A recent study led by researchers from University College London (UCL) has unveiled a remarkable insight into the capabilities of neolithic societies in China.
The study, published in Nature Water, focuses on the discovery of an intricate network of ceramic water pipes and drainage ditches at the Pingliangtai archaeological site. These ancient water management systems, dating back 4,000 years, challenge the conventional understanding that centralized state authority was required for complex engineering feats.
The Pingliangtai site, located in what is now the Huaiyang District of Zhoukou City in central China, showcases a comprehensive drainage system comprising ceramic water pipes and ditches. This intricate network, unprecedented in its time, reflects advanced planning and cooperation within the community. Strikingly, the absence of evidence pointing to a centralized power structure raises intriguing questions about how such feats were accomplished.
Dr. Yijie Zhuang, a senior author of the study from the UCL Institute of Archaeology, highlights the significance of this discovery, “The ceramic water pipe network in Pingliangtai challenges our assumptions about the necessity of a centralized power for sophisticated water management systems. The coordination and execution required for this engineering marvel indicate a level of community-wide planning that was achieved without a central authority.”
What stands out about the Pingliangtai site is its lack of evidence for social hierarchy, a characteristic that sets it apart from neighboring towns of the same era.
This absence of stratification is evident in the uniformity of its small houses and the absence of hierarchy-related differences in burials. Despite this, the community demonstrated a remarkable ability to collaborate on the construction, layout, installation, and maintenance of the complex ceramic pipe network.
The drainage system itself is a testament to advanced engineering. Comprising interconnected ceramic pipe segments with diameters of 20 to 30 centimeters and lengths of 30 to 40 centimeters, these pipes were used to divert rainwater along roads and walls, showcasing sophisticated planning.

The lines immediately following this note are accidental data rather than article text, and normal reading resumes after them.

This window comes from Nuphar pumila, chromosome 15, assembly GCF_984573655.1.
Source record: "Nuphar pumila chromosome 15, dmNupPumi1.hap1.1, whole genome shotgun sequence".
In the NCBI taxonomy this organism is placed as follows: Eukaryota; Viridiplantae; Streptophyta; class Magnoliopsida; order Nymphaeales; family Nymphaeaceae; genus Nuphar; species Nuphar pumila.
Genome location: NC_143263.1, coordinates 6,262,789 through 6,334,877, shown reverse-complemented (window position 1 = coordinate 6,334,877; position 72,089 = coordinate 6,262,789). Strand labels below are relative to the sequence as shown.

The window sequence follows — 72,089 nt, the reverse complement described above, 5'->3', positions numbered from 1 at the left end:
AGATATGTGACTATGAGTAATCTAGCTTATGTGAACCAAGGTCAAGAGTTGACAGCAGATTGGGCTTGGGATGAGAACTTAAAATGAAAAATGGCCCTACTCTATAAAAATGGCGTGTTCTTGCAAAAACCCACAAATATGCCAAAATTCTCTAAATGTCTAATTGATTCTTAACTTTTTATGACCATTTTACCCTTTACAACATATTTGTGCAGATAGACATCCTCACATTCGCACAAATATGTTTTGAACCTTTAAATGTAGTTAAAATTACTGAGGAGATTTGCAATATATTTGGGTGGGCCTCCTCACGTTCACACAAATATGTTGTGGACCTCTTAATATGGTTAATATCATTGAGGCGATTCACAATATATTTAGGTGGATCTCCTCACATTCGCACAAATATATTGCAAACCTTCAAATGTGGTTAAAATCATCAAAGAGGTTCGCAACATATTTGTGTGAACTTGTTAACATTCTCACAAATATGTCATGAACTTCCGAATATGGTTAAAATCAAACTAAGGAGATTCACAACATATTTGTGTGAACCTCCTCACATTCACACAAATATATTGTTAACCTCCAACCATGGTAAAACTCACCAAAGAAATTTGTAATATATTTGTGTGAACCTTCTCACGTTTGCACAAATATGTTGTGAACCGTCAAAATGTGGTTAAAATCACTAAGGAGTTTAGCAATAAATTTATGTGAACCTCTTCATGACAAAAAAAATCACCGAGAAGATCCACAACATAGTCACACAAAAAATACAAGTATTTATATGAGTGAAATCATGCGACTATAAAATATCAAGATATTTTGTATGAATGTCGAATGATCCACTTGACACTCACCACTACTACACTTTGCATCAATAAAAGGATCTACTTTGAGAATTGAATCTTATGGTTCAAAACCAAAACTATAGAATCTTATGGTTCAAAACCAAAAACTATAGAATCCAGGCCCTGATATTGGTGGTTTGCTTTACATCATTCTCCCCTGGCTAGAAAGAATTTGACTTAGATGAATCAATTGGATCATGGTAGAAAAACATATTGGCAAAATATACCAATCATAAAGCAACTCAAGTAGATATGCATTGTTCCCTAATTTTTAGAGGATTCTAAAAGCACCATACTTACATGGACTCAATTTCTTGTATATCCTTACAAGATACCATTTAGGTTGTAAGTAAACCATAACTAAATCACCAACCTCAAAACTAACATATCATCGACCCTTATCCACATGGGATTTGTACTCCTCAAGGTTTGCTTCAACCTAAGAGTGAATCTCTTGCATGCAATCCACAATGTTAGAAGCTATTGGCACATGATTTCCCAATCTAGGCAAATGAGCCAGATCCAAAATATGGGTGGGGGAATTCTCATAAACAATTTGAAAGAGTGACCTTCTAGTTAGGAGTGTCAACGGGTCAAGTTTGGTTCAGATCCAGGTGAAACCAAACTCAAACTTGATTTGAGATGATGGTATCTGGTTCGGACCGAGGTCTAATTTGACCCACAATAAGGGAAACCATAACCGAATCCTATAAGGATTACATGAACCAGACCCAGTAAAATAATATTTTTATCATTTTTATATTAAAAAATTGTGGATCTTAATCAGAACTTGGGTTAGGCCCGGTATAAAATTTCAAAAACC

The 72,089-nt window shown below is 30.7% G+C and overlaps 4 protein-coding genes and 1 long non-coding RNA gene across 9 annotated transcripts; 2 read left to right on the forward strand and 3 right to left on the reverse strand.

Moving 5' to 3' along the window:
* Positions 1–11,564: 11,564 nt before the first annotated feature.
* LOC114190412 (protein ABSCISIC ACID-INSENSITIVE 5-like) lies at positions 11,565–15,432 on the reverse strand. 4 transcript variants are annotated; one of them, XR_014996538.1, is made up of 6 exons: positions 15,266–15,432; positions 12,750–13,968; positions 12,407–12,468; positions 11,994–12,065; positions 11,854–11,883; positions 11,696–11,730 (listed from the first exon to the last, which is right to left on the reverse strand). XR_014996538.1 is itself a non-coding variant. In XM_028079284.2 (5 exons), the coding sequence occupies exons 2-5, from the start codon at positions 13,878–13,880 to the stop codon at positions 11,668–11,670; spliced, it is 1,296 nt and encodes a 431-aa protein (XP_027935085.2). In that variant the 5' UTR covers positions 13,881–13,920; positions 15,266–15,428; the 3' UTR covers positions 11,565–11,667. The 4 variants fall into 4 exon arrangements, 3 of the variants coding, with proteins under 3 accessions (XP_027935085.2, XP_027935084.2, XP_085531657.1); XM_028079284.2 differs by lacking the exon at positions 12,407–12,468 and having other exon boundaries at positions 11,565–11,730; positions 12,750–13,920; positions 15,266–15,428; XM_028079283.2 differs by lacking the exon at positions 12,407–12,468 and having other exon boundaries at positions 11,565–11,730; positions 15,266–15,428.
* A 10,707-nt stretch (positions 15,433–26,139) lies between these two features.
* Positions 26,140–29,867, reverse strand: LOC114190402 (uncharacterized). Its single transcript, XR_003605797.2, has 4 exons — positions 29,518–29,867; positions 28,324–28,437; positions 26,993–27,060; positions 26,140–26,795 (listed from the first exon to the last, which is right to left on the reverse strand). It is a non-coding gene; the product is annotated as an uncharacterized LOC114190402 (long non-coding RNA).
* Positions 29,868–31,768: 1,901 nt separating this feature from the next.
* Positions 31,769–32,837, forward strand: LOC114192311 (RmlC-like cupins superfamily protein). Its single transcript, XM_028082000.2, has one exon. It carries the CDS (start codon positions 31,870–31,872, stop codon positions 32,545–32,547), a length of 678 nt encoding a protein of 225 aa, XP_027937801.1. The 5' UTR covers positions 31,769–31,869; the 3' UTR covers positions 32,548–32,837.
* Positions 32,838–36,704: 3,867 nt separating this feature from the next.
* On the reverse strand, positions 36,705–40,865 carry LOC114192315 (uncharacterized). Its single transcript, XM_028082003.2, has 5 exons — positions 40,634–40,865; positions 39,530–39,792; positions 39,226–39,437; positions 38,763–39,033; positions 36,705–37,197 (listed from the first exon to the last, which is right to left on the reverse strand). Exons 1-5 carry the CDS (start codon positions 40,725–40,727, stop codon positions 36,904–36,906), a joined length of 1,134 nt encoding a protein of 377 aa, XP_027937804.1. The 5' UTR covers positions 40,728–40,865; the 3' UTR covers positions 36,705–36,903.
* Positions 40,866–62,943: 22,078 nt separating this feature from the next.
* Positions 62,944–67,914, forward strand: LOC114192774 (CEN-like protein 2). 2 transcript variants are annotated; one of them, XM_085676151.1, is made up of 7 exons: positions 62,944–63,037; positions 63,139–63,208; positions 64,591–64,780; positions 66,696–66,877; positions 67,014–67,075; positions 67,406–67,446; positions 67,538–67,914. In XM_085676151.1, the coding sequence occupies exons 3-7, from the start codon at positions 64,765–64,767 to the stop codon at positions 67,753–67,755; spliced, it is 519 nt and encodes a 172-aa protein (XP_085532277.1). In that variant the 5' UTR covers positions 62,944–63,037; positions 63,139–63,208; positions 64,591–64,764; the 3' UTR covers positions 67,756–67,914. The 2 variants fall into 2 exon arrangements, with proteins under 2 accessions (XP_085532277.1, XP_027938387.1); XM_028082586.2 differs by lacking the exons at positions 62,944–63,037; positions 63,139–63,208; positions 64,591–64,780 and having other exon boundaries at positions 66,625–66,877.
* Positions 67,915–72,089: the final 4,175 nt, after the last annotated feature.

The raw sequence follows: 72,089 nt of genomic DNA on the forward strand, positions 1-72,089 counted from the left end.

Dr. Hai Zhang from Peking University, a co-author of the study, comments on the significance of the Pingliangtai site, “This discovery reshapes our understanding of neolithic societies. The complex water management system in Pingliangtai reveals a level of engineering knowledge and hydrological understanding that was previously thought to be present only in societies with more centralized governance.”
The study suggests that the community’s cooperative focus on public affairs, spatial uniformity, and technological innovations contributed to the successful execution of the water management project. Such decentralized achievements are a stark contrast to earlier theories that linked advanced water systems to stronger centralized governance.
The Pingliangtai site’s water management was crucial in mitigating the impacts of frequent, heavy monsoon rains that characterized the region’s climate at the time. The drainage system’s operation and maintenance required extensive coordination, reflecting a community-wide commitment to managing environmental challenges collectively.
This study challenges established notions about the relationship between centralized power and complex engineering in ancient societies.
More information: Li, C., Cao, Y., Zhang, C. et al. (2023). Earliest ceramic drainage system and the formation of hydro-sociality in monsoonal East Asia, Nature Water. DOI: 10.1038/s44221-023-00114-4.